Differential liver sensitization to Toll-like receptor pathways in mice with alcoholic fatty liver

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Abstract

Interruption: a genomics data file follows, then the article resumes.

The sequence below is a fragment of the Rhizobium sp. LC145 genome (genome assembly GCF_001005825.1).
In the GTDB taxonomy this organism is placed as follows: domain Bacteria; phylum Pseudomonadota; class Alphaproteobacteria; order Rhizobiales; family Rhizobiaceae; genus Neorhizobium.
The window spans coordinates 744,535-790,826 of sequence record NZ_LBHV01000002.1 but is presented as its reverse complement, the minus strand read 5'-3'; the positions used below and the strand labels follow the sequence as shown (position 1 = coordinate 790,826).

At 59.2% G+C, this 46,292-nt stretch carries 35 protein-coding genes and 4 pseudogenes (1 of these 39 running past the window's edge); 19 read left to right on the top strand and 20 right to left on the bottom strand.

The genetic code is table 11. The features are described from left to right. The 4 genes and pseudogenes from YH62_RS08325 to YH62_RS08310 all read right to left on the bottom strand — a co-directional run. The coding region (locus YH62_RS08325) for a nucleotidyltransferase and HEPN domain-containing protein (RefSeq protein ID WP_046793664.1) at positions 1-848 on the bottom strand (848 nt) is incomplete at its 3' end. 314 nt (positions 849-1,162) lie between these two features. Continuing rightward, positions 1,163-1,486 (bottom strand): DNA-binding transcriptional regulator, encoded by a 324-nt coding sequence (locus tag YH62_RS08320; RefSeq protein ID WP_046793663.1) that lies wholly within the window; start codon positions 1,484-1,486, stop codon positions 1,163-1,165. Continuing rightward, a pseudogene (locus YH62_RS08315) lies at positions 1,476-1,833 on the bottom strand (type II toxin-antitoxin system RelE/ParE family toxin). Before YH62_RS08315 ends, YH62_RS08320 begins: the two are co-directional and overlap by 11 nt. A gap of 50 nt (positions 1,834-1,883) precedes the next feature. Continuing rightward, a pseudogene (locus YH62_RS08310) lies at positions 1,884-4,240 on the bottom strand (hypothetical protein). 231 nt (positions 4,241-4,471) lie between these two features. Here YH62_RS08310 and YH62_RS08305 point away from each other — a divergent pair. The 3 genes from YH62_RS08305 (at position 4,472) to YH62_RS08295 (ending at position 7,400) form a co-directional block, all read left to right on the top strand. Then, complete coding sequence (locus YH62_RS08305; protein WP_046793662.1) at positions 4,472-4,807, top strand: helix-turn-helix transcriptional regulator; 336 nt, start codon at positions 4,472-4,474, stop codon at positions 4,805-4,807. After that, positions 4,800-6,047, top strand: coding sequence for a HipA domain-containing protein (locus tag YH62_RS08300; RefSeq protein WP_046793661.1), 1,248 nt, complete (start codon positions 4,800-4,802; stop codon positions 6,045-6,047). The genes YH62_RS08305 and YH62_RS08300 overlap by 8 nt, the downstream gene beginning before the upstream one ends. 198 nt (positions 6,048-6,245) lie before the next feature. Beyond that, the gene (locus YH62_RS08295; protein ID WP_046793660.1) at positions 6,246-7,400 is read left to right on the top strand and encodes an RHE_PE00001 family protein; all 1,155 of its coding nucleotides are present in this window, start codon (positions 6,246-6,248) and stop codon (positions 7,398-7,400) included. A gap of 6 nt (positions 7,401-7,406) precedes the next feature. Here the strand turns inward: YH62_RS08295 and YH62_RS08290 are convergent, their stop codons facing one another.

Gut-derived, endotoxin-mediated hepatocellular damage has been postulated to play a crucial role in the pathogenesis of alcohol-induced liver injury in rodents. Endotoxins induce production of tumor necrosis factor α (TNF-α) by Kupffer cells via Toll-like receptor (TLR) 4 and contribute to liver injury. This study addressed the contribution of other TLRs and ligands to alcoholic fatty liver. C57Bl6/J mice were fed a modified Lieber-DeCarli diet. Serum aminotransferase measurements, histological analysis, and quantification of liver TNF-α and TLR1-9 messenger RNA (mRNA) were performed. The effect of TLR ligands on liver injury was assessedin vivo. Neomycin and metronidazole or diphenyleneiodonium sulfate (DPI) were administered to evaluate the role of gut bacteria and NADPH oxidase activity, respectively, in hepatic TLR expression. Enteral ethanol (EtOH) exposure induced steatosis and increased liver weight, aminotransferase levels, and expression of TLR1, 2, 4, 6, 7, 8, and 9 liver mRNA. Injection of lipoteichoic acid, peptidoglycan (PGN), lipopolysaccharide (LPS), loxoribine, and oligonucleotide containing CpG (ISS-ODN) increased TNF-α mRNA expression more in the livers of EtOH-fed mice than in control mice. PGN, LPS, flagellin, and ISS-ODN induced liver inflammatory infiltrate in EtOH-fed mice but not control mice. Addition of antibiotics reduced the severity of alcoholic fatty liver without affecting TLR expression, whereas daily DPI injections reduced the EtOH-mediated upregulation of TLR2, 4, 6, and 9 mRNA.In conclusion, EtOH-fed mice exhibited an oxidative stress dependent on upregulation of multiple TLRs in the liver and are sensitive to liver inflammation induced by multiple bacterial products recognized by TLRs. (Hepatology 2006;43:989–1000.)

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